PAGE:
In Sony’s ideal world, the Xperia Agent is an omnipresent mix of watchdog, butler, and executive assistant. You can control it with your voice, gestures, and more. Ultimately, the goal is to make it as proactive as possible. “Let’s say you come into a room,” says Don Mesa, Sony’s head of marketing in North America. “The Xperia Agent will come on and recognize you.” It’ll turn on the lights you want, play your favorite playlists, and tell you about the calls you missed. It sounds as if most of the data and connectivity will come from your phone, which is different from the more self-sufficient Echo, but potentially gives the Agent even more information about you. With a swiveled head and blinking eyes, it’s meant to feel natural and friendly. “It feels like it’s more of a natural, human interface you can have a conversation with,” Mesa says.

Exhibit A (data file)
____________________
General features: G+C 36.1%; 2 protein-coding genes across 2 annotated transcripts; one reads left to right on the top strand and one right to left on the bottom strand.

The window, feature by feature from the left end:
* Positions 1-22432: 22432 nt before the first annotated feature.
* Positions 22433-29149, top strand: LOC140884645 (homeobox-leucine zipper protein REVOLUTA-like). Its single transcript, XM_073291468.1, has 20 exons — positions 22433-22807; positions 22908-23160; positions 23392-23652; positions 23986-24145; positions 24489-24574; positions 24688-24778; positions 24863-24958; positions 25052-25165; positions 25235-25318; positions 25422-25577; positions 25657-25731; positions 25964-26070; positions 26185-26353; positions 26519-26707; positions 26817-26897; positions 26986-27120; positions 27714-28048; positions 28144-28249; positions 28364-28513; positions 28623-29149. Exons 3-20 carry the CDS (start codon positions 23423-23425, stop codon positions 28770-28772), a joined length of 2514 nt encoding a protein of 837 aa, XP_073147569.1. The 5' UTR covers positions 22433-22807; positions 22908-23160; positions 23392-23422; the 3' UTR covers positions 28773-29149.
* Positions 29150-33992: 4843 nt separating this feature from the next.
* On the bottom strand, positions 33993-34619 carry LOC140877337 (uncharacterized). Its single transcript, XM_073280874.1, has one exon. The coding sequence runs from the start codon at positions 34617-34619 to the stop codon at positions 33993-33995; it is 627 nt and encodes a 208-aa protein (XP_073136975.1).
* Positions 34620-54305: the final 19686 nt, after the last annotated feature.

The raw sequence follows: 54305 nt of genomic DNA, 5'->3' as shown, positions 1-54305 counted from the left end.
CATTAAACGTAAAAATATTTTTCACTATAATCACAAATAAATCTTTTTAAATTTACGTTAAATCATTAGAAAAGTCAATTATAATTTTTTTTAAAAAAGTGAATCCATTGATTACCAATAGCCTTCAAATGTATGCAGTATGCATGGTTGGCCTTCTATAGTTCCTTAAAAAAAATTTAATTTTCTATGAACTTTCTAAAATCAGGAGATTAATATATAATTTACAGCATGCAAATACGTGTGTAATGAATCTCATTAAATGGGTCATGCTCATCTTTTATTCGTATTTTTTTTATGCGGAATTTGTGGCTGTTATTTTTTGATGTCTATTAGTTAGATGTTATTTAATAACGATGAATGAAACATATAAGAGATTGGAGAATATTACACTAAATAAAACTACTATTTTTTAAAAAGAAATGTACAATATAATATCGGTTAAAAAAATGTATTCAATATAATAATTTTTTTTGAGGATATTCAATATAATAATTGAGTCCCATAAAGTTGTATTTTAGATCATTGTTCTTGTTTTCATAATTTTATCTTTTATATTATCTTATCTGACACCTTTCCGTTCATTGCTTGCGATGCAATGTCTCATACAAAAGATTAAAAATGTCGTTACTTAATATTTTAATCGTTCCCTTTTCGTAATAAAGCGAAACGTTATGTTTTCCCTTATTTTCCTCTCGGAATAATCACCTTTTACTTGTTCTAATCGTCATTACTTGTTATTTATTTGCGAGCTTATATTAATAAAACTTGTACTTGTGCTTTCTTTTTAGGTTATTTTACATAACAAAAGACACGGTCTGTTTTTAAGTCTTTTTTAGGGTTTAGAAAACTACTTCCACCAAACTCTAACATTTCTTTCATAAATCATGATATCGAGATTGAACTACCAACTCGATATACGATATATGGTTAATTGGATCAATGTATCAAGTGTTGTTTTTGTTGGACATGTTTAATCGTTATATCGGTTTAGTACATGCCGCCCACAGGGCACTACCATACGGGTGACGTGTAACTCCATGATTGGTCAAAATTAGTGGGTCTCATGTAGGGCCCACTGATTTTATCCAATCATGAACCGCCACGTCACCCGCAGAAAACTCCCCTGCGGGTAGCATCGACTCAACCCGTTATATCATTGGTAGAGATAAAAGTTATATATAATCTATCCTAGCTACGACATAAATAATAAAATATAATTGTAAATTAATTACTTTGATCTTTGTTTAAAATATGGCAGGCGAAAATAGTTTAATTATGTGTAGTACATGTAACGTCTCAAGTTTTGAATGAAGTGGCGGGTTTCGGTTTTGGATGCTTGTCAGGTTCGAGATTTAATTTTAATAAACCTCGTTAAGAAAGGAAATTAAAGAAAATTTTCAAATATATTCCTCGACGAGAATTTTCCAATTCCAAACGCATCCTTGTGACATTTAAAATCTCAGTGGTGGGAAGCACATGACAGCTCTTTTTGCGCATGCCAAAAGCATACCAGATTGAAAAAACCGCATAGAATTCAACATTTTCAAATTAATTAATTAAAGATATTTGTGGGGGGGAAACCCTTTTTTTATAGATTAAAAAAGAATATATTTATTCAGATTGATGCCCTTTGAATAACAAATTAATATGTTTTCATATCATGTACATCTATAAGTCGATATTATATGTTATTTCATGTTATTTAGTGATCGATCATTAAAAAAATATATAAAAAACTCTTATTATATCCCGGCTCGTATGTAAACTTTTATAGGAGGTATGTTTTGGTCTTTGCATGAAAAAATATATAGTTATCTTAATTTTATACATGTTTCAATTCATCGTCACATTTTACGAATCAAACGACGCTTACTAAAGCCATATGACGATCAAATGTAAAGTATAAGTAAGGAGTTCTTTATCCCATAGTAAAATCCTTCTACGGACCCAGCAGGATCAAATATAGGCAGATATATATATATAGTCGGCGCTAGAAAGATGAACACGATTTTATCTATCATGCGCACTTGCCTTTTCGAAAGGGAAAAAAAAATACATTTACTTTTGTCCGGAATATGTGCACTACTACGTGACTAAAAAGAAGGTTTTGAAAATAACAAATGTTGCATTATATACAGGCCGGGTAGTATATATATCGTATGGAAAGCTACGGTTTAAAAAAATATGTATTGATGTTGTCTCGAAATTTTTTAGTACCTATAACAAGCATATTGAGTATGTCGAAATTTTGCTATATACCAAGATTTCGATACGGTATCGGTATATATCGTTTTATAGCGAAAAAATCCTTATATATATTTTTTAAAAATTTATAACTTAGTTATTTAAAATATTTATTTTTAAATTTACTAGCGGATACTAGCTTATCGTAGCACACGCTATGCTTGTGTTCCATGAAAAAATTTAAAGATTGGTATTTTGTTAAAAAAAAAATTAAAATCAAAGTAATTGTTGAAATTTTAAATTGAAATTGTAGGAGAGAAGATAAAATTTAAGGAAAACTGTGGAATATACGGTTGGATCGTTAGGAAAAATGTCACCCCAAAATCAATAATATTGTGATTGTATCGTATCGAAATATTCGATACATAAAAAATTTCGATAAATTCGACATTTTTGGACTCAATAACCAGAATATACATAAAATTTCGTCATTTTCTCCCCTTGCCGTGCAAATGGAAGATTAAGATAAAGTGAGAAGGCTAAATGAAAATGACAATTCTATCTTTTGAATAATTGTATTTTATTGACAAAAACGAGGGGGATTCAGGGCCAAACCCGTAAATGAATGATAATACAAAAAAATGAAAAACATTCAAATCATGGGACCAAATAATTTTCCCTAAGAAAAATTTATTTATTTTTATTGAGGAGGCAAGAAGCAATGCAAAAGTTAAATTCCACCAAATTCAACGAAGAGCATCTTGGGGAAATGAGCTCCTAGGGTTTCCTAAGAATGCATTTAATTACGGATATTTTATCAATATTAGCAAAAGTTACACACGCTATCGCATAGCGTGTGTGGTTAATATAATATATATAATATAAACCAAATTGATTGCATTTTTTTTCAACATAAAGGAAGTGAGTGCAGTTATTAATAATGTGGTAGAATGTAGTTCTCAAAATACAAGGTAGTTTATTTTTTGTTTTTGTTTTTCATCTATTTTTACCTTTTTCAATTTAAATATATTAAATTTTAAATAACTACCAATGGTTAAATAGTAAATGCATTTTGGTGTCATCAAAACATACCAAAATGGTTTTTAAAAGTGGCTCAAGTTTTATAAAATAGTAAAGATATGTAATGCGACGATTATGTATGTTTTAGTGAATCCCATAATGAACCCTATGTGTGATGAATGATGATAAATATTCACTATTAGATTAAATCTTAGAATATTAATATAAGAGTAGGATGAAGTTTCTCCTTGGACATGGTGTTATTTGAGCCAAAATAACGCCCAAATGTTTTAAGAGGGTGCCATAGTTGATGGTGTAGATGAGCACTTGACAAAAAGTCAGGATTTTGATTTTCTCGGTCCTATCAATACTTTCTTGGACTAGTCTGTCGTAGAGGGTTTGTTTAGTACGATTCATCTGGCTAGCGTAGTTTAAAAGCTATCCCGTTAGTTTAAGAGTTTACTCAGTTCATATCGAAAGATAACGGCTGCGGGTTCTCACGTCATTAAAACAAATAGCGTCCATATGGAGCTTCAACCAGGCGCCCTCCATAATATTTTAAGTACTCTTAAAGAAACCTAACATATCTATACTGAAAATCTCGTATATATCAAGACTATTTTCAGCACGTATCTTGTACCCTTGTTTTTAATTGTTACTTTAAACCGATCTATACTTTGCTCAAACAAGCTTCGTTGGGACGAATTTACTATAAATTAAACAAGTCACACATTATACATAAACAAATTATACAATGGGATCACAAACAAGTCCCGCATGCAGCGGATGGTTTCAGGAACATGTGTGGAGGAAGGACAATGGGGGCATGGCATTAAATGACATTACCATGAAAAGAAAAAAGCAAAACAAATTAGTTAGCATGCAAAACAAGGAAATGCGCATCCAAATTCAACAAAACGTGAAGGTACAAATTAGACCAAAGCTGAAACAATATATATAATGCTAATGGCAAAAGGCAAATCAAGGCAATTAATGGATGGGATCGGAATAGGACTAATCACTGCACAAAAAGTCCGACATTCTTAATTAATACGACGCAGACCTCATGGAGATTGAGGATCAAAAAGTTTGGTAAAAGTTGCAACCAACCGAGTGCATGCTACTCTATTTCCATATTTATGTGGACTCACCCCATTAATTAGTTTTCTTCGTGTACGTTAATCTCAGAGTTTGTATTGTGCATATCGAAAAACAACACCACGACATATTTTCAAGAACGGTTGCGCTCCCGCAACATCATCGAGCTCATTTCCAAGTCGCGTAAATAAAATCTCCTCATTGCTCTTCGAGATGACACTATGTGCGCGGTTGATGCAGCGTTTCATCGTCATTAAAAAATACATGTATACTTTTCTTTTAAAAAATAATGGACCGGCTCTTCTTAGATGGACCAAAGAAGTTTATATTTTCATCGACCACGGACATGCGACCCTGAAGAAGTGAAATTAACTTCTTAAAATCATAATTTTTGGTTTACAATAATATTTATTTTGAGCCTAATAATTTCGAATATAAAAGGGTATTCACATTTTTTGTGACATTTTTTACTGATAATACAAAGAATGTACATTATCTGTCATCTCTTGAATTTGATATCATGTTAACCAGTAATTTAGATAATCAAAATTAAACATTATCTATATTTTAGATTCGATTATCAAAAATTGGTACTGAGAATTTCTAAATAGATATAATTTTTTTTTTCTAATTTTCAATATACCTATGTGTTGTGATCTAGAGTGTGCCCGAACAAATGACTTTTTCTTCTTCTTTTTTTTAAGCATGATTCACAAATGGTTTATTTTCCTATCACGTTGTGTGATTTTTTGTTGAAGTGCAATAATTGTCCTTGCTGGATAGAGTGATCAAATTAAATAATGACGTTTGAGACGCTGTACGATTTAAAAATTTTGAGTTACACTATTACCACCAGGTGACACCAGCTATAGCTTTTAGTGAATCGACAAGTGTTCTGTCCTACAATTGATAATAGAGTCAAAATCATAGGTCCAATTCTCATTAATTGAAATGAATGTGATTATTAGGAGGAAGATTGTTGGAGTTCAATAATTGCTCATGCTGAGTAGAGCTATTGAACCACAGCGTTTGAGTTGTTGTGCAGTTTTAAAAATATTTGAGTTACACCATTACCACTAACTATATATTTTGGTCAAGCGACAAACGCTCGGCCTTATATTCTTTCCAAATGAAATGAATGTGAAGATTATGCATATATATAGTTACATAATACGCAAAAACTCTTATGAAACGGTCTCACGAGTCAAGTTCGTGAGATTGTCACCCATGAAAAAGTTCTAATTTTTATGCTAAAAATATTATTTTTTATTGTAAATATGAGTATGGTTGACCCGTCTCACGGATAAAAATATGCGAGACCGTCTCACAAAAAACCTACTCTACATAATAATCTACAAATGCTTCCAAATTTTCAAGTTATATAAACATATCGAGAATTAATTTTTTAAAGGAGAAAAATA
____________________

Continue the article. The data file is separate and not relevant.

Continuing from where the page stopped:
Sony’s approach is what the next evolution of Echo could be. You’ll see more devices like it sooner than you think. It’s both deeper and wider than the Echo, in a way that could be powerful. Mesa says Sony’s goal is to “look at how we use the five senses for communicating,” to help us communicate through technology as variably and subtly as we did before. Through the Echo, Amazon has shown how powerful and flexible voice can be, how much you can do with a speaker and a microphone. Now Sony, and surely many others, are starting to think even bigger.